the rivers Eden and Tees, from those that flow down Swaledale, into the river Ouse. The summits of the mountains at the head of Swaledale belong to the millstone-grit formation, and display the wild and barren moors which form its usual scenery, whilst in the valley the Yoredale rocks and upper limestone shales present grassy pastures on the surface, and numerous veins of lead beneath. The lead-mines of this district form its principal natural wealth, and are worked to a considerable elevation amongst the mountains and hills, as they have been for many hundred years. The river Swale is formed chiefly by the two large streams named Sleddale beck and Birkdale beck, which join their waters at Stonehouse, near Lane End lead-mines. Flowing east, it receives the Whitestundale beck from the north, near the Little Moor Foot mines, and rather lower, the Stonesdale beck. Each of these streams rushes down a deep ravine, and after heavy rains they pour great floods of water into the river Swale. Below the junction of Stonesdale beck the valley begins to widen, and at Muker, Swaledale assumes the form of a winding valley, watered by a bright and lively river. Muker is a market town, small in size, but much frequented by the mining population at its markets and fairs. In the descent of these streams from the mountain tops and sides, numerous rapids and several small waterfalls are formed, some of which are very beautiful, especially after the heavy rains which turn every brook into a mountain torrent. From Muker the river Swale flows by Gunnerside to Reeth, which is the principal town in this neighbourhood, and the chief place of the mining district. Reeth stands near the point where Arkle beck pours into the Swale, a stream which, after heavy rains, is not much less abundant than its own. The town is situated about half a mile above the conflux of the Arkle with the Swale, upon an eminence sloping to the south-east, and presenting many beautiful and highly picturesque views. It is the capital of the mining districts of Swaledale and Arkengarthdale, and has also a manufacture of knitted stockings, for which these dales have always been famous. To the west of Healaugh are the remains of a mansion, which is said to have belonged to John o' Gaunt, duke of Lancaster, who, as earl of Richmond, was lord of all this valley. Below Reeth the valley opens, though still bounded both to the north and the south by rugged hills and cliffs, rising to the height of 1000 to 1500 feet. At Grinton, which is the most ancient parish of Swaledale, the river winds round the parish church and an ancient camp, probably of British or Roman origin, and soon after passes the monastic ruin of Marrick Priory, on the north side of the river, and Ellerton Abbey or Priory, on the south side of the stream. Some Roman remains have been found at Fremington, near Reeth, although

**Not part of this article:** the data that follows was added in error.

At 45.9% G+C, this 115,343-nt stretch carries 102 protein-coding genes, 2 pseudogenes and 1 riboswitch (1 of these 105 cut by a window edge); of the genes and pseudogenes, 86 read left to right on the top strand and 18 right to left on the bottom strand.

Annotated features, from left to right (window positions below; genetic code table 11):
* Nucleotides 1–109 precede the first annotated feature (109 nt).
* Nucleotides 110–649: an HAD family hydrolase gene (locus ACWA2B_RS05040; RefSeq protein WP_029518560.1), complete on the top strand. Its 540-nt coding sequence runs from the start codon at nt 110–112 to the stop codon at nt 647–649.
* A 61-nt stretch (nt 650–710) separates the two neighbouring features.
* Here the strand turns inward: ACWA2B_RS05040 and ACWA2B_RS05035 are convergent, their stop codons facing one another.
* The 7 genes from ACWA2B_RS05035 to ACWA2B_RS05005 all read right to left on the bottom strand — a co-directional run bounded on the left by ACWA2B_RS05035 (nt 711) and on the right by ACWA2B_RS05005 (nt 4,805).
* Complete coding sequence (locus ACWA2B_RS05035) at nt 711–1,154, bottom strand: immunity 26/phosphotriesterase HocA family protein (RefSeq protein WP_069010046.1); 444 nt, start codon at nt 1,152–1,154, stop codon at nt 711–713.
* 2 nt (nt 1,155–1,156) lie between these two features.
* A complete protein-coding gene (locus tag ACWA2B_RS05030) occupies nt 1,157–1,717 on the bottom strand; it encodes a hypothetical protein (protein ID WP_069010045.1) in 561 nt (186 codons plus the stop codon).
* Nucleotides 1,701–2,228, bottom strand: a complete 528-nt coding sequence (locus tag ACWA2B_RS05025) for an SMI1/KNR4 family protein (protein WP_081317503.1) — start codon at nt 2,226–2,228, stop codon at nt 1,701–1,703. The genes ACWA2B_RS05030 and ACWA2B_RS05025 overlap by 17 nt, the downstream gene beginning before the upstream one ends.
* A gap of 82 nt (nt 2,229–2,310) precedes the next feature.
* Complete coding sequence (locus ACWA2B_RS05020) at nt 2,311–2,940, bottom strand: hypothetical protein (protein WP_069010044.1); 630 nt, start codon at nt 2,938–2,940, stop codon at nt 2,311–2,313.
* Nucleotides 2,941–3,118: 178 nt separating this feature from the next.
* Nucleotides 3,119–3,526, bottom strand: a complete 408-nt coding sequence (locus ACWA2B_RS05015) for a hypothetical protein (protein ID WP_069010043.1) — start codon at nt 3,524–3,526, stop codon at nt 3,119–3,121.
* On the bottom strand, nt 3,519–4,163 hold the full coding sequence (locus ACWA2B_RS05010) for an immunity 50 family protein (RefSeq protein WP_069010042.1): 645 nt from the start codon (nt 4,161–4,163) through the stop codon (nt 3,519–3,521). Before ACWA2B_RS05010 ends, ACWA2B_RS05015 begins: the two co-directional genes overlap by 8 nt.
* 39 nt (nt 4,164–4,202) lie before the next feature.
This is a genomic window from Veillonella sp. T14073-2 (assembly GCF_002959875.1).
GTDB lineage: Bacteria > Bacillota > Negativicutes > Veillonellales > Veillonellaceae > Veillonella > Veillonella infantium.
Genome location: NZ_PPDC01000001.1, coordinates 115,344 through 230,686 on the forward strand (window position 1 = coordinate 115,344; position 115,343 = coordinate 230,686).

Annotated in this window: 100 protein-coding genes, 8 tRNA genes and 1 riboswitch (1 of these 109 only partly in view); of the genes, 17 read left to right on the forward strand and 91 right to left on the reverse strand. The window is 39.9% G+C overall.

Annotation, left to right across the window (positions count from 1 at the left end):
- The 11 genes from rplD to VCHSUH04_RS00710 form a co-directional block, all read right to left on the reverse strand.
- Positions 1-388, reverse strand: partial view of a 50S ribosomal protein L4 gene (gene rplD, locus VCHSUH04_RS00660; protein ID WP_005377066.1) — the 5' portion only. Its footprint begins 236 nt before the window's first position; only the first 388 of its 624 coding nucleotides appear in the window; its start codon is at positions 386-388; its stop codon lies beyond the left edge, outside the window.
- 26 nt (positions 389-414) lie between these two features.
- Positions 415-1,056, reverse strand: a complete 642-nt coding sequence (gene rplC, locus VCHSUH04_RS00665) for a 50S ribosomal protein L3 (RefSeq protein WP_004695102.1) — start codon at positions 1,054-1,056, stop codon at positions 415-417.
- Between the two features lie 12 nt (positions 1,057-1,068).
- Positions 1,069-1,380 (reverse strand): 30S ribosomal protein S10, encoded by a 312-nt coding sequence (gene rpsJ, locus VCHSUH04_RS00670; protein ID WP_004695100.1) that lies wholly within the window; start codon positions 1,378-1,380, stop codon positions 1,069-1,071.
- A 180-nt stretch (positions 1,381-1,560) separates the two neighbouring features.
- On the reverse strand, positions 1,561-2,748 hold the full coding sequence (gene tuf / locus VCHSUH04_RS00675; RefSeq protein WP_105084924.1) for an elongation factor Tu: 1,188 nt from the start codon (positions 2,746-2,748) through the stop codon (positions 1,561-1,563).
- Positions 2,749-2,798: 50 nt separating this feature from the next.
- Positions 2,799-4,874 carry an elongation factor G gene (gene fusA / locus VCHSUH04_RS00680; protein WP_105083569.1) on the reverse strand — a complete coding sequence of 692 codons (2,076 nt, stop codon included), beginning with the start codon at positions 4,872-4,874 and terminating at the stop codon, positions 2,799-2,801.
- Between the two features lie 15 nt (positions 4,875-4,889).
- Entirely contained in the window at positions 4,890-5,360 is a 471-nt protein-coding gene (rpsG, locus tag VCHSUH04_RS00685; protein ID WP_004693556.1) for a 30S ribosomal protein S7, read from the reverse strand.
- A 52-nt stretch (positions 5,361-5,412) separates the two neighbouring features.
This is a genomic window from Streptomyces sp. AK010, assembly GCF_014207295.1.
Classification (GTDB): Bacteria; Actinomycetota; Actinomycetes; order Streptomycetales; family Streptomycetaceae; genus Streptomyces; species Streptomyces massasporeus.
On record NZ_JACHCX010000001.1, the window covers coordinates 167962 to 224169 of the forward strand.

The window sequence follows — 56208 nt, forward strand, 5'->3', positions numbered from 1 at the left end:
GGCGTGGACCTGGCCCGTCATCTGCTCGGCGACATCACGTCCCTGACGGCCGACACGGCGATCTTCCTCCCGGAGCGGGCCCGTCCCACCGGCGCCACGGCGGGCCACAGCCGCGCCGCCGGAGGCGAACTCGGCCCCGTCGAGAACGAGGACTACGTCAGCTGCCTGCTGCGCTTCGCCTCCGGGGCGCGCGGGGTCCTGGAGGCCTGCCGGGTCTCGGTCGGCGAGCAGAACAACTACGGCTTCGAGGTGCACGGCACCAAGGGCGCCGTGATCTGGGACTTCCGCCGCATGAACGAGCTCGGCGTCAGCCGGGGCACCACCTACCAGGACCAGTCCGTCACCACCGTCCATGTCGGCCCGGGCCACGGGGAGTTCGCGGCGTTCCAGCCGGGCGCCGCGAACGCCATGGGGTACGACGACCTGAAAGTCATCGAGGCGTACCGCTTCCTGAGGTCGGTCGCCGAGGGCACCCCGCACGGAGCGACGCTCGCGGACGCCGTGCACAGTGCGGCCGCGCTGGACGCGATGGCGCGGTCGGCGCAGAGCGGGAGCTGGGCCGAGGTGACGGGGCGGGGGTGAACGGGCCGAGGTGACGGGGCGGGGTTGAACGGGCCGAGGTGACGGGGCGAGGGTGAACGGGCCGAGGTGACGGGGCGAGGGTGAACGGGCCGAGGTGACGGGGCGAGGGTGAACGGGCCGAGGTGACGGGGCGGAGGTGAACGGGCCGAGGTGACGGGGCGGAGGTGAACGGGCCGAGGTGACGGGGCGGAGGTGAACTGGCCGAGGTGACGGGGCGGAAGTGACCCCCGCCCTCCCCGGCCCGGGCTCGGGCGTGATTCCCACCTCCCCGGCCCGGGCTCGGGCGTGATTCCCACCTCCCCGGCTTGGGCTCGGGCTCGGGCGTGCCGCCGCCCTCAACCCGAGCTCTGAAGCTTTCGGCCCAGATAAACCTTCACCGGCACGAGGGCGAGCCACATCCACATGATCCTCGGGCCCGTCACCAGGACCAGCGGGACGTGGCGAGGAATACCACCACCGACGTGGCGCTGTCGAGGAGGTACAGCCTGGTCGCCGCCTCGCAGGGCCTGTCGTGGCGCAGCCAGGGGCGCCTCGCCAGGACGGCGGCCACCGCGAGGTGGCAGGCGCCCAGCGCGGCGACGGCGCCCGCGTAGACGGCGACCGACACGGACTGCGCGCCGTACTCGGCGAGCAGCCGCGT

the great line of Roman communication, from Eboracum to the western end of the Roman wall, was through the valley of the Tees, and not through that of the Swale. Flowing past Marske, the ancient seat of the Huttons, with its deer park and its extensive woods, it is there joined by Marske Brook. Below Marske the river Swale flows through woods and enclosures to Whitcliffe paper mills, and thence to Richmond, with its ruined castle, built in 1071.
In 1837, Reeth became part of the new Richmond Poor law Union. However, its remoteness caused travelling problems for paupers, Guardians, and the Relieving Officer, particularly in winter. On occasions, the Guardians for Reeth, Arkengarthdale, Grinton, Marrick and Ellerton Abbey met in Reeth so that relief claimants could avoid the journey to Richmond to have their applications heard. On 27th April 1840, Reeth became a separate Poor Law Union. Its operation was overseen by an elected Board of Guardians, 11 in number, representing its 7 constituent parishes as listed below (figures in brackets indicate numbers of Guardians if more than one): North Riding of Yorkshire: Arkengarthdale (2), Ellerton Abbey, Grinton, Marrick, Melbecks (2), Muker (2), Reeth (2). The population falling within the Union at the 1831 census had been 7,020 with parishes ranging in size from Ellerton Abbey (population 61) to Reeth itself (1,456). An old mansion, just to the east of the old parish workhouse, was purchased for 700 and converted for use as the Reeth Union workhouse to accommodate up to sixty inmates. Its location is shown on the 1912 map above.